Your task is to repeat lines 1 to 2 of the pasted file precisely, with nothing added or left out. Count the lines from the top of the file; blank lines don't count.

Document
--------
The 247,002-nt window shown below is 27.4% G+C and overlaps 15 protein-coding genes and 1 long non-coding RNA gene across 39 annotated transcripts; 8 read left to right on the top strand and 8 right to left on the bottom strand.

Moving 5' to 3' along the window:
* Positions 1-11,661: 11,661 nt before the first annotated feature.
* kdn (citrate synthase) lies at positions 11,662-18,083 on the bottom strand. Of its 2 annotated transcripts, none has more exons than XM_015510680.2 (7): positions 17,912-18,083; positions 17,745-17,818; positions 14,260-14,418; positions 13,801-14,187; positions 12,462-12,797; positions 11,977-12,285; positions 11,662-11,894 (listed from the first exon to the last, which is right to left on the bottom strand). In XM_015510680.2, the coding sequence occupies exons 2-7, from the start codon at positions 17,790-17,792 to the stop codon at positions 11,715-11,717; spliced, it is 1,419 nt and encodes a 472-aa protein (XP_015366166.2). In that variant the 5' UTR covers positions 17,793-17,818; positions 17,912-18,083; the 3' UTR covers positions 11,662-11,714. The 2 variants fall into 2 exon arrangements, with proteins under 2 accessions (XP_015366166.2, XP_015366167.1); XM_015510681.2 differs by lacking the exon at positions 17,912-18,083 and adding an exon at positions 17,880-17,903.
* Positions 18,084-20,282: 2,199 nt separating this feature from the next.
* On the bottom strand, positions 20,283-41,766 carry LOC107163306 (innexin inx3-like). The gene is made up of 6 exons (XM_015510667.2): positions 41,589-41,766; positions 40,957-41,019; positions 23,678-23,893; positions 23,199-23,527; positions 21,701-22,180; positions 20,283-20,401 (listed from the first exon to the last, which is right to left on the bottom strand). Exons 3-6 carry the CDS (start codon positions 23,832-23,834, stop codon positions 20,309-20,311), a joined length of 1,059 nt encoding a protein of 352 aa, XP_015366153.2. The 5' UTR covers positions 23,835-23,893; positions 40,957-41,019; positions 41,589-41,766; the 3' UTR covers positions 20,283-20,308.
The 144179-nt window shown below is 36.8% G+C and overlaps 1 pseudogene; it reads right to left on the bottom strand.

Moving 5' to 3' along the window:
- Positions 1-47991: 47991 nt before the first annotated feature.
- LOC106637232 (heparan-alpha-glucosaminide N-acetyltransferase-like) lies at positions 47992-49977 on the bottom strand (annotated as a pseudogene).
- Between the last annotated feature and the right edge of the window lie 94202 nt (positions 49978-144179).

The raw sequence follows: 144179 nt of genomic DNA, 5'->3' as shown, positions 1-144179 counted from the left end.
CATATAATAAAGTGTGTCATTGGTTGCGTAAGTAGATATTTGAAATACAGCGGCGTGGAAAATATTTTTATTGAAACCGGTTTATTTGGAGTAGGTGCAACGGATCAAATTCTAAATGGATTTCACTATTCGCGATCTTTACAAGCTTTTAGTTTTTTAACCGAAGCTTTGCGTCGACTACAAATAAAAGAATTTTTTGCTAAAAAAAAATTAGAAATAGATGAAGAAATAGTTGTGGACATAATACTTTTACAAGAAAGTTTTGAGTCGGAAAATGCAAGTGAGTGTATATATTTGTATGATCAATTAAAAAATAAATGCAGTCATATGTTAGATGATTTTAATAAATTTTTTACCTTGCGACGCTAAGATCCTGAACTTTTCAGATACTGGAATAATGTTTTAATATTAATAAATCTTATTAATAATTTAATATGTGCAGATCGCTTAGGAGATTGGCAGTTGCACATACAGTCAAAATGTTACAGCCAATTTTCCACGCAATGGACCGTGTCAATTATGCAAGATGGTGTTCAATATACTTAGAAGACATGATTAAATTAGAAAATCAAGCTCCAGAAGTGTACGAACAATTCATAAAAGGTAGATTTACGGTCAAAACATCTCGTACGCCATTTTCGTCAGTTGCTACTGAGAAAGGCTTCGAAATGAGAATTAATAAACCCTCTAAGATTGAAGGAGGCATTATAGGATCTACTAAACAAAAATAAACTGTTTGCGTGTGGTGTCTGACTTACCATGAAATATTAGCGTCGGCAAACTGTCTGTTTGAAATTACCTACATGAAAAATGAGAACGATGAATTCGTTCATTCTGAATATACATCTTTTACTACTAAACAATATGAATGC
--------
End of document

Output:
The 247,002-nt window shown below is 27.4% G+C and overlaps 15 protein-coding genes and 1 long non-coding RNA gene across 39 annotated transcripts; 8 read left to right on the top strand and 8 right to left on the bottom strand.

Moving 5' to 3' along the window: